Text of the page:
Bank of China

China Life expected to price IPO at top end

PUBLISHED : Thursday, 28 December, 2006, 12:00am
UPDATED : Thursday, 28 December, 2006, 12:00am

China Life Insurance, the country's biggest life insurer, will price its yuan-denominated stock at the top end of the indicative range after attracting a record amount of subscriptions from investors, according to a source.

The insurer, seeking a listing before January 11, would price its 1.5 billion new A shares, or 5.3 per cent of its enlarged share capital, at 18.88 yuan each, the top of a range that starts at 18.16 yuan, the source said.

China Life will raise 28.3 billion yuan from the deal to replenish its capital. An official statement is due out today.

'The final pricing is not that high partly because the insurer took future returns of its strategic investors into consideration,' said Jenny Tan, a fund manager at Chang Xin Fund.

'The insurer placed 40 per cent of its A shares with strategic investors and business partners and, if the price is too high, strategic investors won't make gains.'

China Life, which will be the first insurance stock in the mainland market, attracted overwhelming demand from investors on expectations of its future expansion and considerable returns from its stock and direct investments.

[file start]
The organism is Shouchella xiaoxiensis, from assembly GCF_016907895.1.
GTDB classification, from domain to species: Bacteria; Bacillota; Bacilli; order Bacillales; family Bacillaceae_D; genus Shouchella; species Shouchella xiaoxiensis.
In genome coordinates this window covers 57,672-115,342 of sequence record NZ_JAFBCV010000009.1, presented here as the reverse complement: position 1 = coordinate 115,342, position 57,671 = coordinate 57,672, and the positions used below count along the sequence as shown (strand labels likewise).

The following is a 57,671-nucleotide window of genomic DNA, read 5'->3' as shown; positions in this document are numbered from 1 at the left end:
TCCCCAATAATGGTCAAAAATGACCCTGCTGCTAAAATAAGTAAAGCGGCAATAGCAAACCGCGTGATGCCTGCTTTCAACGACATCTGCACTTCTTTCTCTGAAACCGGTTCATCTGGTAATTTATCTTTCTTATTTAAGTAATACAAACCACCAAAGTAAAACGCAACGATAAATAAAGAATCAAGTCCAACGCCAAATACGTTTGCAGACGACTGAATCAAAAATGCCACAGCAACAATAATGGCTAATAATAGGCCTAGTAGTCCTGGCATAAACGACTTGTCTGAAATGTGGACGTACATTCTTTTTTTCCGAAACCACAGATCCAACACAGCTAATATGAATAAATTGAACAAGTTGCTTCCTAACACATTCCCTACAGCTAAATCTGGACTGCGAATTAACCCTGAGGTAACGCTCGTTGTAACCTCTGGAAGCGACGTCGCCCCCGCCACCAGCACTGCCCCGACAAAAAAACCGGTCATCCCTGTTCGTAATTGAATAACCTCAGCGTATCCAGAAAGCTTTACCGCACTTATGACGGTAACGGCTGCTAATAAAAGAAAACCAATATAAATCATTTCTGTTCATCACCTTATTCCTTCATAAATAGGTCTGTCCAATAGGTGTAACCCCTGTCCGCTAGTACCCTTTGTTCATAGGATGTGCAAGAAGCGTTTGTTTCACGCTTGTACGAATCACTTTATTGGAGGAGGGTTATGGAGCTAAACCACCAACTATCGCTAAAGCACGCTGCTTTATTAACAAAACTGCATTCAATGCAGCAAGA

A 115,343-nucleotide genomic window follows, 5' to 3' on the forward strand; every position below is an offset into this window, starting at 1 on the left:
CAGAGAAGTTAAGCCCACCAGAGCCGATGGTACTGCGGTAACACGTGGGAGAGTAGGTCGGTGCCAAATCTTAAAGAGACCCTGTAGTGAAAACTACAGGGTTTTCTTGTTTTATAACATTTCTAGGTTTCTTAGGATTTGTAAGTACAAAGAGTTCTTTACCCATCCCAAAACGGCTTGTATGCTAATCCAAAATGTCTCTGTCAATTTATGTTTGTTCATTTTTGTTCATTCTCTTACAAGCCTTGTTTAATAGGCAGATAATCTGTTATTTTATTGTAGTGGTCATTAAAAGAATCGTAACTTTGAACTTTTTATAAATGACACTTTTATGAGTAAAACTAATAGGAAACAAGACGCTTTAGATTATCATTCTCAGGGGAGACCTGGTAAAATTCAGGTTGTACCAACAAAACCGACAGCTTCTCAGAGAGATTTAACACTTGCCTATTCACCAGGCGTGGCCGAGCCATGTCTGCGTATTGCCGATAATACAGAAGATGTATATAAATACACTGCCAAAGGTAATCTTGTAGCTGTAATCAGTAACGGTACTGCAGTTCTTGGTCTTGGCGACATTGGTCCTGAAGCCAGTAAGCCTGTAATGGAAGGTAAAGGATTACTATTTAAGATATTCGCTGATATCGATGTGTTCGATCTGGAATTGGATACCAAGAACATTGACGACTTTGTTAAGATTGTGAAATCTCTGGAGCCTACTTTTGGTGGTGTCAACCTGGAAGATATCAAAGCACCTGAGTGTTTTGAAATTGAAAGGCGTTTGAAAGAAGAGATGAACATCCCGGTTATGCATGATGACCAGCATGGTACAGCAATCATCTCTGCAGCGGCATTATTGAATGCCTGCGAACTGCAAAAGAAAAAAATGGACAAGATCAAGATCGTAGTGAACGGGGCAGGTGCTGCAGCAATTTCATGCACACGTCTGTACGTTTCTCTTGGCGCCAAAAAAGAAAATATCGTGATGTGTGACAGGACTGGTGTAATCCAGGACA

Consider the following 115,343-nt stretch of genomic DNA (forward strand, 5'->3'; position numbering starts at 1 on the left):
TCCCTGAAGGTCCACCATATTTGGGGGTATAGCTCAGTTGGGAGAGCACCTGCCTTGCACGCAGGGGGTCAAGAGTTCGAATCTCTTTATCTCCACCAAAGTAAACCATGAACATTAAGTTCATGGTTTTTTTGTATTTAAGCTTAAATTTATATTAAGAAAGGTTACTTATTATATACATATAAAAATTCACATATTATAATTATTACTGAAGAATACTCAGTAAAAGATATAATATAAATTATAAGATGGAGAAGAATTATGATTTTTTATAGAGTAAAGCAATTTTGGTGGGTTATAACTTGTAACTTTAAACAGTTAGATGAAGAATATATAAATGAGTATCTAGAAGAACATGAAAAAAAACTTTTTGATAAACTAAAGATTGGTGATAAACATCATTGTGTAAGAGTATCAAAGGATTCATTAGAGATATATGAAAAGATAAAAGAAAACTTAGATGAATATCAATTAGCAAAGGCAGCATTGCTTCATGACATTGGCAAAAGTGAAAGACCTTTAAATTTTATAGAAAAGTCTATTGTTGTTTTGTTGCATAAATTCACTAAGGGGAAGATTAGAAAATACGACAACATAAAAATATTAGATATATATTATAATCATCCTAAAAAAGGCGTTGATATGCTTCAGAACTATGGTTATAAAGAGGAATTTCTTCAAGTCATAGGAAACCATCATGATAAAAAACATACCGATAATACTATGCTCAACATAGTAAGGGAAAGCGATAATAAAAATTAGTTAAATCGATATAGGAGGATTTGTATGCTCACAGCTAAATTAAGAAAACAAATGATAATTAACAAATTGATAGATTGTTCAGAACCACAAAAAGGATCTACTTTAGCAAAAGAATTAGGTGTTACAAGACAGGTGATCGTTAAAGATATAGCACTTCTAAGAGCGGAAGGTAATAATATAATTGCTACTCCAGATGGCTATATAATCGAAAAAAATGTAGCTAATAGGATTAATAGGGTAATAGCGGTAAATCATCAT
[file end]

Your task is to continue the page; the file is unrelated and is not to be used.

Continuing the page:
The insurer generated subscriptions worth more than 800 billion yuan from private placements and public investors.

This surpassed the record 781 billion yuan set by Industrial and Commercial Bank of China's A-share initial public offering in October, although the China Life deal is 40 per cent smaller.

China Life's H shares closed 11.7 per cent higher at a record HK$27.20 as Hong Kong fund managers expect the shares will be boosted when its A shares start trading next month.

Mainland fund managers tip China Life's A-share price will rise above 30 yuan on the first trading day.

The insurer's H shares have tripled since January.

The sale of A shares will strengthen China Life's ability to pay compensation claims to more than 300 per cent from 250 per cent, a Guotai Junan research report said.